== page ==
The cameraperson was his wife and the whole thing appeared extremely organic with Hasan making a PB&J sandwich and commenting on people’s tweets while burping his baby boy.
When Netflix brought back the Quarantine Edition of the show, it got rid of the studio audience, placed Hasan in front of a green screen, and went back to the scripted format that was delivered standing up.
In the words of the man himself, “Don’t think of this as a Netflix show compromising, think of it as a YouTube video overachieving.”
Graphics and editing
Thankfully, editing can make up for a lack of live audience.
The reactions that are expected of the audience can be creatively added into the vlogs in the form of emojis and memes – the prime internet content.
Jump-cuts, graphics, and sound effects are also used by YouTubers to eliminate the cringey pauses and fill up for reactions. The general rule of thumb is to keep things fast-paced and stimulating.
Not all late-night show hosts are having problems adjusting to the new medium though.
Trevor Noah has gracefully settled into this new territory by following the tricks of professional YouTube video producers.
His online show consistently features complementing sound effects, images and regularly makes use of jump-cut editing.
It was even renamed to The Daily Social Distancing Show.
And who needs an audience when you can have conversations with yourself by taking on different characters?
It’s comedic gold and a tried and tested YouTuber method.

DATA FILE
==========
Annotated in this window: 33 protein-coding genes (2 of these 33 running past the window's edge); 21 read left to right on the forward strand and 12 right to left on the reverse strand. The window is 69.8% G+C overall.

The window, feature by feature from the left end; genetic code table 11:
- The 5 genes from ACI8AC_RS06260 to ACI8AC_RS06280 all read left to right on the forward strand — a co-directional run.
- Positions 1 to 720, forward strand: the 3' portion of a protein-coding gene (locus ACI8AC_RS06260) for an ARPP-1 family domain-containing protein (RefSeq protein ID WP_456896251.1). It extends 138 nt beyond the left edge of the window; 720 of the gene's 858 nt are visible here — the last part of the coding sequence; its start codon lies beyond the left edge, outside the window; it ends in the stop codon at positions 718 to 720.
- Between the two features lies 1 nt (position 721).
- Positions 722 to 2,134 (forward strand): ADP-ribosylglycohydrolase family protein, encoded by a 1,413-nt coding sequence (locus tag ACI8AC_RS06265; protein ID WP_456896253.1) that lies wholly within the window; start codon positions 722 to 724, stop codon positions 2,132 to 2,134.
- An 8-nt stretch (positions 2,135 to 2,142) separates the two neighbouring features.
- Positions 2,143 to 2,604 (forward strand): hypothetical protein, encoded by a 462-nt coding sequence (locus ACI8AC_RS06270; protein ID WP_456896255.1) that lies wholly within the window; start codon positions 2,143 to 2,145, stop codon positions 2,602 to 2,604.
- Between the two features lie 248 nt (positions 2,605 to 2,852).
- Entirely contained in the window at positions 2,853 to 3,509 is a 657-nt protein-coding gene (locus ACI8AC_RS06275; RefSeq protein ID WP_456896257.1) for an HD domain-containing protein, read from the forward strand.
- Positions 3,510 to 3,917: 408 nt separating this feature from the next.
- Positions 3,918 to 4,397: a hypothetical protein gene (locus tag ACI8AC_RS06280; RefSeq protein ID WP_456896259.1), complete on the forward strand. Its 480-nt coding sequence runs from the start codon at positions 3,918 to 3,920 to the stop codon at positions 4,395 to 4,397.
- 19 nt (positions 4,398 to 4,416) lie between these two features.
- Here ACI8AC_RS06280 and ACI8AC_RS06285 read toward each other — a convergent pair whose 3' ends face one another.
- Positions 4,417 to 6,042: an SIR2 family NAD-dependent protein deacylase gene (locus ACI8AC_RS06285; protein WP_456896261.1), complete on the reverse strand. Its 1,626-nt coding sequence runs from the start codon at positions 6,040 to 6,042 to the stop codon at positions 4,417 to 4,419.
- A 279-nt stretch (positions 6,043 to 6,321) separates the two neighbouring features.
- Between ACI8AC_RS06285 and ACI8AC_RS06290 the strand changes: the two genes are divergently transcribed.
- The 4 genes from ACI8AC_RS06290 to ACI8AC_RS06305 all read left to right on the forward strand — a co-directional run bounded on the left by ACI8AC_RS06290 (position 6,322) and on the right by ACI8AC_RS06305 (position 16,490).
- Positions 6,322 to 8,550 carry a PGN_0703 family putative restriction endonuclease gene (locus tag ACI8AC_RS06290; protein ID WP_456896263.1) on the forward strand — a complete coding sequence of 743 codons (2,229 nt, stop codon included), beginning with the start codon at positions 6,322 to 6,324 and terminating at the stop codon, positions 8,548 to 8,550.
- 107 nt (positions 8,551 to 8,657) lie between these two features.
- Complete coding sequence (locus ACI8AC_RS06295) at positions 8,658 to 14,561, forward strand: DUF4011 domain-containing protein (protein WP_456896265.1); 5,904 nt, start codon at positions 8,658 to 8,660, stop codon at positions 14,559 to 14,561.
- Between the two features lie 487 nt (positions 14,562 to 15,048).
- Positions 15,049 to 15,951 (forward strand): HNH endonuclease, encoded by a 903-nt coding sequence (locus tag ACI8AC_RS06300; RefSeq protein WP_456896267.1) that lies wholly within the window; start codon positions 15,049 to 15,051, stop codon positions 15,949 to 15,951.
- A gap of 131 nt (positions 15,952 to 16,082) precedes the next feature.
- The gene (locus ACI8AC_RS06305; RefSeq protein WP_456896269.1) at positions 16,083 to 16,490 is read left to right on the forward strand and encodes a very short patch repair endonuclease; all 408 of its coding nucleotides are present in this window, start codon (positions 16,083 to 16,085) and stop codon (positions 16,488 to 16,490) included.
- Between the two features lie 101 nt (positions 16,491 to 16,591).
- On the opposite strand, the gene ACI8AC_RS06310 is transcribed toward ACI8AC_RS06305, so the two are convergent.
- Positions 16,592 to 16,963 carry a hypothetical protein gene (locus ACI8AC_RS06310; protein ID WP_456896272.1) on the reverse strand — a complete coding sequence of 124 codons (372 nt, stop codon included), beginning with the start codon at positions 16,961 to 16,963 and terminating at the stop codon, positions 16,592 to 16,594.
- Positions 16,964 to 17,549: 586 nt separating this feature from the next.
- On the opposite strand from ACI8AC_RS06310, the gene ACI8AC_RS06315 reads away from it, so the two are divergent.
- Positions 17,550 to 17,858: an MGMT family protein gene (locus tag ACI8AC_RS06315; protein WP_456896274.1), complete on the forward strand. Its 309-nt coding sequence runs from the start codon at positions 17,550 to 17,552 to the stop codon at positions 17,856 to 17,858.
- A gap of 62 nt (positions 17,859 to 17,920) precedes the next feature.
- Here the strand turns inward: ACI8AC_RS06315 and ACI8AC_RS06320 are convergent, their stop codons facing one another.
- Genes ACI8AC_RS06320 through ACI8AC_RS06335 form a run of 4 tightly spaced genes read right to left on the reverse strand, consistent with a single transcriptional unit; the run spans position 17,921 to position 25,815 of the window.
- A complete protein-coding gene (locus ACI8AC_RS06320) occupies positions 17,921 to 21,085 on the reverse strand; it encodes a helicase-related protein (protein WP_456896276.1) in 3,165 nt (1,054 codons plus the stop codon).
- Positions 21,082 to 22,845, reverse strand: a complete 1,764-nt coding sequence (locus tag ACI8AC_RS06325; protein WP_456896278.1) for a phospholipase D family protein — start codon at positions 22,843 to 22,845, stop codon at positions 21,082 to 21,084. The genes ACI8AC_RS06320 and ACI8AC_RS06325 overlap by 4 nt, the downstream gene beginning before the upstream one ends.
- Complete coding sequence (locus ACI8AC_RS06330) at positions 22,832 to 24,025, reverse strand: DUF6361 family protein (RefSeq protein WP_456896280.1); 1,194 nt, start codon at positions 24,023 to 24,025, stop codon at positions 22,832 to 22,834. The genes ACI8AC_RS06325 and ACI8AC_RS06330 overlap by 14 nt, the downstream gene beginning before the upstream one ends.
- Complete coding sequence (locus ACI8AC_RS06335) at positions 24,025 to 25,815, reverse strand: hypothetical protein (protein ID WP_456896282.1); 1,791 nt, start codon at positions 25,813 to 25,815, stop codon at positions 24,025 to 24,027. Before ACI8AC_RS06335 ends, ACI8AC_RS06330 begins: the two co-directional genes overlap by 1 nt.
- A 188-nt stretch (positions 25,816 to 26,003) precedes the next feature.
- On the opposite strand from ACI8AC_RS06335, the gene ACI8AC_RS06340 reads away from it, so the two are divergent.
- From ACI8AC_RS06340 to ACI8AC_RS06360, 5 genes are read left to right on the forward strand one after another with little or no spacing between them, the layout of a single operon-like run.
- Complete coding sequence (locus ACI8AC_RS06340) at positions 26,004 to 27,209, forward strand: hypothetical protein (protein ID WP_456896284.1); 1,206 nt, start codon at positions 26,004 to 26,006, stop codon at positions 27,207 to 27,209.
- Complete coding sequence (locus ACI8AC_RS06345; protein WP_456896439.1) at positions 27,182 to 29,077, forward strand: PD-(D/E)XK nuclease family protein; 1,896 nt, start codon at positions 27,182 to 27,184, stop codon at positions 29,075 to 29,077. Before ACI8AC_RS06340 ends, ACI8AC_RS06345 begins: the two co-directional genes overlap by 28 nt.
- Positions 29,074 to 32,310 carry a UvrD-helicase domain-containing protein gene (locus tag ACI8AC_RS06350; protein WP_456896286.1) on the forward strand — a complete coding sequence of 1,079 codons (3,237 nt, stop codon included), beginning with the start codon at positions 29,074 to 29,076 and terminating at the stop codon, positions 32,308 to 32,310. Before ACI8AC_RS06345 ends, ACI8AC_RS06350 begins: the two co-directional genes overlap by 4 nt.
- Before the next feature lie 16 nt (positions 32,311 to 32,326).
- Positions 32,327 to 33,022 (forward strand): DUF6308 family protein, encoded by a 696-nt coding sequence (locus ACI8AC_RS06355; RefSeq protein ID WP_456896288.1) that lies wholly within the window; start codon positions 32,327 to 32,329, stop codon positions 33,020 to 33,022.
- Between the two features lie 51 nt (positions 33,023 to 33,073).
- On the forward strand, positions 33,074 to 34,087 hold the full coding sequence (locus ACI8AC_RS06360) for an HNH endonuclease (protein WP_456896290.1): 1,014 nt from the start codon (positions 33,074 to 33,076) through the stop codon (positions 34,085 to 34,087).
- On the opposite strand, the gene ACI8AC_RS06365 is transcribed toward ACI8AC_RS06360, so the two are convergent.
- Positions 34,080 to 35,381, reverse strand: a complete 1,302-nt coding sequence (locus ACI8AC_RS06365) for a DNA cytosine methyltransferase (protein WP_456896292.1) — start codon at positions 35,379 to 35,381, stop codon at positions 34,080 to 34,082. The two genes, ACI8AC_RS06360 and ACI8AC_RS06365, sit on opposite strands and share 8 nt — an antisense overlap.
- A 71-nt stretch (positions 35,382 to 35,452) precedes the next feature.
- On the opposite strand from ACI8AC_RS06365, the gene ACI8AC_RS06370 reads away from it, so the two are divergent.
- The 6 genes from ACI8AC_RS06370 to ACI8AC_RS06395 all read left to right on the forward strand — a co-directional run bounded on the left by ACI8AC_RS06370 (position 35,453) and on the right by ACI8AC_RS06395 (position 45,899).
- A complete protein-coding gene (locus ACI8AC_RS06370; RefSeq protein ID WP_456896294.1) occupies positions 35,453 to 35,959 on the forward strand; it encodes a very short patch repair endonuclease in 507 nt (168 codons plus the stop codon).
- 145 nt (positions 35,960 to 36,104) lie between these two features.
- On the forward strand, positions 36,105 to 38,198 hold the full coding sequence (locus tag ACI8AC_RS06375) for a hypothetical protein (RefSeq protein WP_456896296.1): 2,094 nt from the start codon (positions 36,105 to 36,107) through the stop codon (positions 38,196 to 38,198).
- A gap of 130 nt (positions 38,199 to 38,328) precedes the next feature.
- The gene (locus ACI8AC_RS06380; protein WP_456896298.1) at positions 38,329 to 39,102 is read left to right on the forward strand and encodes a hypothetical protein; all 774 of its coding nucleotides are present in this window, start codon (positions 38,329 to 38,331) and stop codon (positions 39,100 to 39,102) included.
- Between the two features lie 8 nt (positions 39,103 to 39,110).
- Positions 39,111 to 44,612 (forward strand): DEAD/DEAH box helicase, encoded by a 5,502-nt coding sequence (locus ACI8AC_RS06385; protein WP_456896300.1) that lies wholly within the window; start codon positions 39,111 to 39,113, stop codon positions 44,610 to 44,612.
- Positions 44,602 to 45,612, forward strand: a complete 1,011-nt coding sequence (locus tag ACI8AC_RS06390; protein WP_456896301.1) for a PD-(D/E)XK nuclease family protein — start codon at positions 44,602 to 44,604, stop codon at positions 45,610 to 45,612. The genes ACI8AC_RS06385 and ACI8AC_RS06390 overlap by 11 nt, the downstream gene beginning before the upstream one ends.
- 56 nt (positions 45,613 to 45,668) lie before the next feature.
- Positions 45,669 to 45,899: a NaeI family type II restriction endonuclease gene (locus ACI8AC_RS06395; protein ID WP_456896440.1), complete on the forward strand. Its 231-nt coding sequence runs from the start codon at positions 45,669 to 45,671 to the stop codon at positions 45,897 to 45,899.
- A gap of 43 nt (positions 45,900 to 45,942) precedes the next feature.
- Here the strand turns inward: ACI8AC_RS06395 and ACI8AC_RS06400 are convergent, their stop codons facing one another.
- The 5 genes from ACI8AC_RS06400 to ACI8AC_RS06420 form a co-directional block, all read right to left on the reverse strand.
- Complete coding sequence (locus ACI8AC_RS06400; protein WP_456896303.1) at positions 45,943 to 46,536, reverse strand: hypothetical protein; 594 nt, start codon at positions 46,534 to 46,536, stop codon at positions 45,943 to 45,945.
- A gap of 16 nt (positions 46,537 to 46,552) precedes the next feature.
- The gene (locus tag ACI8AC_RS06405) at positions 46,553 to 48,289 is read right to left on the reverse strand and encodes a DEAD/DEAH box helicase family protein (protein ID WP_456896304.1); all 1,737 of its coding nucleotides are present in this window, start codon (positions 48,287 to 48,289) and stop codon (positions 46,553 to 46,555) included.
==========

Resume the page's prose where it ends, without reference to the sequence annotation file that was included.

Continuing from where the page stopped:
Not to mention Trevor always keeping his camera at eye level!
Another thing that the Patriot Act team does right is the use of graphics. The show already holds a Primetime Emmy for Outstanding Motion Design.
But the team’s graphics and animation chops have helped them keep the show vibrant in the absence of a studio audience.
According to the Nielsen statistics acquired by Mathew Patrick, the viewership numbers for the usual late-night shows seemed grim even in the broadcast setting.
Within the first month of quarantine when most people had nothing better to do than watch TV, their ratings either remained stagnant or raised insignificantly.
Even on YouTube, most late-night shows saw a decrease in monthly views.
The fact that this was at the time when YouTube was receiving an exponential amount of traffic says something.
Was it because their content was too broadcasty for YouTube audience and too YouTubey for the broadcast audience?
Either way, the late-night show producer and hosts would have to pick a side and rethink their content and production strategy.
But if every other late-night show is struggling how is Trevor Noah winning the quarantined battle?